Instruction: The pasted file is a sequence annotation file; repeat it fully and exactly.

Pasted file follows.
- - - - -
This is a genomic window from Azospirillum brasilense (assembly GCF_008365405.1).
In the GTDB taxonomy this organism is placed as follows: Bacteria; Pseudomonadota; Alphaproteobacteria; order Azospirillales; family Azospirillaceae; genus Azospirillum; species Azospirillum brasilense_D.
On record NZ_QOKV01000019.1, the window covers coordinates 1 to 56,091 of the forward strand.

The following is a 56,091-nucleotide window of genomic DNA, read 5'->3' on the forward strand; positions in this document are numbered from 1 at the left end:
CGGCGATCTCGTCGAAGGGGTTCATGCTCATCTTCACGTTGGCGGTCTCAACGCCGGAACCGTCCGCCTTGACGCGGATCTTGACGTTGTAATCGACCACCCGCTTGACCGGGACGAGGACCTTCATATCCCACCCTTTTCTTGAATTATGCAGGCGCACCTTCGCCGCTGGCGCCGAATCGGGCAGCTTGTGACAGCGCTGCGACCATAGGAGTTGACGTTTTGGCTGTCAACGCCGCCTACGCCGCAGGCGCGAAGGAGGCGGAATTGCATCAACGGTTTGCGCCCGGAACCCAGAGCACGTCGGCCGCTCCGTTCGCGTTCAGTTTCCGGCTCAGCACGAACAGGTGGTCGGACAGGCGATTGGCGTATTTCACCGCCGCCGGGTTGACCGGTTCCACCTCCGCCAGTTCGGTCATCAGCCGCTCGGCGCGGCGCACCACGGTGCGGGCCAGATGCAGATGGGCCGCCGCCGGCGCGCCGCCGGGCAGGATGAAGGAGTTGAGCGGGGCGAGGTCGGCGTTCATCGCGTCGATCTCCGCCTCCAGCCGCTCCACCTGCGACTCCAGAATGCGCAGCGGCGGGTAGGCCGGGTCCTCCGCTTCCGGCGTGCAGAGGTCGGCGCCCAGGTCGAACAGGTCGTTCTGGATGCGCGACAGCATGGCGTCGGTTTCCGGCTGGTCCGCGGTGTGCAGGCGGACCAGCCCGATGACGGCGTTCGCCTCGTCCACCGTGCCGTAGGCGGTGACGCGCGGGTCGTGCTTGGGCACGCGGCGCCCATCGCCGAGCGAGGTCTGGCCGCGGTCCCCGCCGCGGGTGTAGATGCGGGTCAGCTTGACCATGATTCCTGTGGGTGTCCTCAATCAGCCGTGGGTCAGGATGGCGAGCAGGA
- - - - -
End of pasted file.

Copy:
This is a genomic window from Azospirillum brasilense (assembly GCF_008365405.1).
In the GTDB taxonomy this organism is placed as follows: Bacteria; Pseudomonadota; Alphaproteobacteria; order Azospirillales; family Azospirillaceae; genus Azospirillum; species Azospirillum brasilense_D.
On record NZ_QOKV01000019.1, the window covers coordinates 1 to 56,091 of the forward strand.

The following is a 56,091-nucleotide window of genomic DNA, read 5'->3' on the forward strand; positions in this document are numbered from 1 at the left end:
CGGCGATCTCGTCGAAGGGGTTCATGCTCATCTTCACGTTGGCGGTCTCAACGCCGGAACCGTCCGCCTTGACGCGGATCTTGACGTTGTAATCGACCACCCGCTTGACCGGGACGAGGACCTTCATATCCCACCCTTTTCTTGAATTATGCAGGCGCACCTTCGCCGCTGGCGCCGAATCGGGCAGCTTGTGACAGCGCTGCGACCATAGGAGTTGACGTTTTGGCTGTCAACGCCGCCTACGCCGCAGGCGCGAAGGAGGCGGAATTGCATCAACGGTTTGCGCCCGGAACCCAGAGCACGTCGGCCGCTCCGTTCGCGTTCAGTTTCCGGCTCAGCACGAACAGGTGGTCGGACAGGCGATTGGCGTATTTCACCGCCGCCGGGTTGACCGGTTCCACCTCCGCCAGTTCGGTCATCAGCCGCTCGGCGCGGCGCACCACGGTGCGGGCCAGATGCAGATGGGCCGCCGCCGGCGCGCCGCCGGGCAGGATGAAGGAGTTGAGCGGGGCGAGGTCGGCGTTCATCGCGTCGATCTCCGCCTCCAGCCGCTCCACCTGCGACTCCAGAATGCGCAGCGGCGGGTAGGCCGGGTCCTCCGCTTCCGGCGTGCAGAGGTCGGCGCCCAGGTCGAACAGGTCGTTCTGGATGCGCGACAGCATGGCGTCGGTTTCCGGCTGGTCCGCGGTGTGCAGGCGGACCAGCCCGATGACGGCGTTCGCCTCGTCCACCGTGCCGTAGGCGGTGACGCGCGGGTCGTGCTTGGGCACGCGGCGCCCATCGCCGAGCGAGGTCTGGCCGCGGTCCCCGCCGCGGGTGTAGATGCGGGTCAGCTTGACCATGATTCCTGTGGGTGTCCTCAATCAGCCGTGGGTCAGGATGGCGAGCAGGA